If OCD is untreated, the course is usually chronic, often with waxing and waning symptoms(Ravizza et al. 1997; Skoog and Skoog 1999). Some individuals have an episodic course, and a minority have a deteriorating course. Without treatment, remission rates in adults are low (e.g., 20% for those reevaluated 40 years later)(Skoog and Skoog 1999). Onset in childhood or adolescence can lead to a lifetime of OCD. However, 40% of individuals with onset of OCD in childhood or adolescence may experience remission by early adulthood(Stewart et al. 2004). The course of OCD is often complicated by the co-occurrence of other disorders (see section “Comorbidity” for this disorder).
Compulsions are more easily diagnosed in children than obsessions are because compulsions are observable. However, most children have both obsessions and compulsions (as do most adults). The pattern of symptoms in adults can be stable over time, but it is more variable in children(Mataix-Cols et al. 2002; Rettew et al. 1992; Swedo et al. 1989). Some differences in the content of obsessions and compulsions have been reported when children and adolescent samples have been compared with adult samples(Geller et al. 2001; Kalra and Swedo 2009). These differences likely reflect content appropriate to different developmental stages (e.g., higher rates of sexual and religious obsessions in adolescents than in children; higher rates of harm obsessions [e.g., fears of catastrophic events, such as death or illness to self or loved ones] in children and adolescents than in adults).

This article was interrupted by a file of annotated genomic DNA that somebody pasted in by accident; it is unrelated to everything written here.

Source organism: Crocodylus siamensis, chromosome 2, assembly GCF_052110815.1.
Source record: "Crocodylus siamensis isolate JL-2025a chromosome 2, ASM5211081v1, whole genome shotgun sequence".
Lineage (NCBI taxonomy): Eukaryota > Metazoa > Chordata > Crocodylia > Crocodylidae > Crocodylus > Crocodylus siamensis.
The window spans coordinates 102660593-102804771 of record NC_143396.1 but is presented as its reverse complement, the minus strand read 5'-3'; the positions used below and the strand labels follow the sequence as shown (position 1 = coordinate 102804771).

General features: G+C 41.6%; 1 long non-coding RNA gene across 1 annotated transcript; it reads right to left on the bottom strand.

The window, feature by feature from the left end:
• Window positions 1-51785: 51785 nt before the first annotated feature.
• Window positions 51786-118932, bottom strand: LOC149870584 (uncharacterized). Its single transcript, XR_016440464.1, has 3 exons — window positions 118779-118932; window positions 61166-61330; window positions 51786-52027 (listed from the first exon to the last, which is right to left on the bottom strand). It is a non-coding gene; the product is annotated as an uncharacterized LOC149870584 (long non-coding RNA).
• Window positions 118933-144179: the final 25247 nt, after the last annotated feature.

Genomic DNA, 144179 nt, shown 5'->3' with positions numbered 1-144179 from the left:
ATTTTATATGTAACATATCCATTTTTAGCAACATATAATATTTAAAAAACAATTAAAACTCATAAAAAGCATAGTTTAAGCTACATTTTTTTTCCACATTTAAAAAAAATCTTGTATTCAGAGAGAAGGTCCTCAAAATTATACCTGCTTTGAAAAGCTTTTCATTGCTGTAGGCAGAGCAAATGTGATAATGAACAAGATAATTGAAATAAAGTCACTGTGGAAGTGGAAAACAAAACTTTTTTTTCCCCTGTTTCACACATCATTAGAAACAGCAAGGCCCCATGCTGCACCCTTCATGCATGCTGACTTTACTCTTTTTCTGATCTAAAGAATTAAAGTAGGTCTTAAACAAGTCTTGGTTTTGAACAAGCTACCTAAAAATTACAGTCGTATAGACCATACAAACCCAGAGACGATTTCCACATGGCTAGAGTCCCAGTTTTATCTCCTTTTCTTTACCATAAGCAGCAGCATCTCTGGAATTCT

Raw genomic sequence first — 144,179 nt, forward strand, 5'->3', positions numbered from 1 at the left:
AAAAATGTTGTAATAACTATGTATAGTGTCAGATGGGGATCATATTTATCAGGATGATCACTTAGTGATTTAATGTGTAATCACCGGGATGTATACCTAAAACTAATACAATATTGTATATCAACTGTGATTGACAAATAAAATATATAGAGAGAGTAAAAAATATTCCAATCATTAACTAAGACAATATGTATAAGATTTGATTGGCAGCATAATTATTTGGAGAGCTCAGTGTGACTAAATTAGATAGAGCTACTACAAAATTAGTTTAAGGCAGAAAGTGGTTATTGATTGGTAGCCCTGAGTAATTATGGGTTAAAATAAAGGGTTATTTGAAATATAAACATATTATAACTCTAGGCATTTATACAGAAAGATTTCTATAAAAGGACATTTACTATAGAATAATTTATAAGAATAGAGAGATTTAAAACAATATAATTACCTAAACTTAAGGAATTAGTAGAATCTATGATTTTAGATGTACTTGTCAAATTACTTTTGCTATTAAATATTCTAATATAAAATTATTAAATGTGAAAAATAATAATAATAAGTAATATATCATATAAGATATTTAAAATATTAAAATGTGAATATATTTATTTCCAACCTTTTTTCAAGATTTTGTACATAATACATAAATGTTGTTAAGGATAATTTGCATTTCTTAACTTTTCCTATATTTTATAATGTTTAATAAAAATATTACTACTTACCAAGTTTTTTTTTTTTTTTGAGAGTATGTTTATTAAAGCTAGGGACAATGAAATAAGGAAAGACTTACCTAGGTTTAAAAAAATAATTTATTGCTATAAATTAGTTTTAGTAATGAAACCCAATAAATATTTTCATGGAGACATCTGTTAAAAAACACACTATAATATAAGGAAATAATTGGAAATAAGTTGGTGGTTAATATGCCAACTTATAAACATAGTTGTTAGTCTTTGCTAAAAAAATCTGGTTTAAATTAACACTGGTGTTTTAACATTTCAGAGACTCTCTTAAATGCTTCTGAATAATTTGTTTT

Risk and Prognostic Factors
Greater internalizing symptoms, higher negative emotionality, and behavioral inhibition in childhood are possible temperamental risk factors(Coles et al. 2006; Grisham et al. 2011).
Physical and sexual abuse in childhood and other stressful or traumatic events have been associated with an increased risk for developing OCD(Grisham et al. 2011). Some children may develop the sudden onset of obsessive-compulsive symptoms, which has been associated with different environmental factors, including various infectious agents and a post-infectious autoimmune syndrome(Singer et al. 2012; Swedo et al. 2004).
Genetic and physiological